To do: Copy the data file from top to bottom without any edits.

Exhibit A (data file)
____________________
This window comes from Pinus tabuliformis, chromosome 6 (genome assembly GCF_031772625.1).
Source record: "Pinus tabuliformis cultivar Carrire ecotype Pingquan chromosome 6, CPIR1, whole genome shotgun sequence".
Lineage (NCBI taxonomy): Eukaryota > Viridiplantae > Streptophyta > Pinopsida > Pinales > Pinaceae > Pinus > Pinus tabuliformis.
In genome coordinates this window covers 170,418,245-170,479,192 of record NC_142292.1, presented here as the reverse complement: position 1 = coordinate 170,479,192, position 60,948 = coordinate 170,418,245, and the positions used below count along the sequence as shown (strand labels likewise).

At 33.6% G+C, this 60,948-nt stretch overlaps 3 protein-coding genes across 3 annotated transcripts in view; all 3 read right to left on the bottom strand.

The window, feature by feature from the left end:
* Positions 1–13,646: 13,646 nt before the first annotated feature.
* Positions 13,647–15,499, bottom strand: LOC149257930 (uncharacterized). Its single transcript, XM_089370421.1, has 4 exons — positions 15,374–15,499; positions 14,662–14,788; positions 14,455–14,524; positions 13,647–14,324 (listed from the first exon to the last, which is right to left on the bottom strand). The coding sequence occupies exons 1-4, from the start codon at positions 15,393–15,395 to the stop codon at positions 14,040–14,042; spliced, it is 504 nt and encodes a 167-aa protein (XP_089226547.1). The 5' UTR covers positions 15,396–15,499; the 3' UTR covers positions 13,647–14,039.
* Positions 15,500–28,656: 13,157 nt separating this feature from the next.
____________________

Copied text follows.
This window comes from Pinus tabuliformis, chromosome 6 (genome assembly GCF_031772625.1).
Source record: "Pinus tabuliformis cultivar Carrire ecotype Pingquan chromosome 6, CPIR1, whole genome shotgun sequence".
Lineage (NCBI taxonomy): Eukaryota > Viridiplantae > Streptophyta > Pinopsida > Pinales > Pinaceae > Pinus > Pinus tabuliformis.
In genome coordinates this window covers 170,418,245-170,479,192 of record NC_142292.1, presented here as the reverse complement: position 1 = coordinate 170,479,192, position 60,948 = coordinate 170,418,245, and the positions used below count along the sequence as shown (strand labels likewise).

At 33.6% G+C, this 60,948-nt stretch overlaps 3 protein-coding genes across 3 annotated transcripts in view; all 3 read right to left on the bottom strand.

The window, feature by feature from the left end:
* Positions 1–13,646: 13,646 nt before the first annotated feature.
* Positions 13,647–15,499, bottom strand: LOC149257930 (uncharacterized). Its single transcript, XM_089370421.1, has 4 exons — positions 15,374–15,499; positions 14,662–14,788; positions 14,455–14,524; positions 13,647–14,324 (listed from the first exon to the last, which is right to left on the bottom strand). The coding sequence occupies exons 1-4, from the start codon at positions 15,393–15,395 to the stop codon at positions 14,040–14,042; spliced, it is 504 nt and encodes a 167-aa protein (XP_089226547.1). The 5' UTR covers positions 15,396–15,499; the 3' UTR covers positions 13,647–14,039.
* Positions 15,500–28,656: 13,157 nt separating this feature from the next.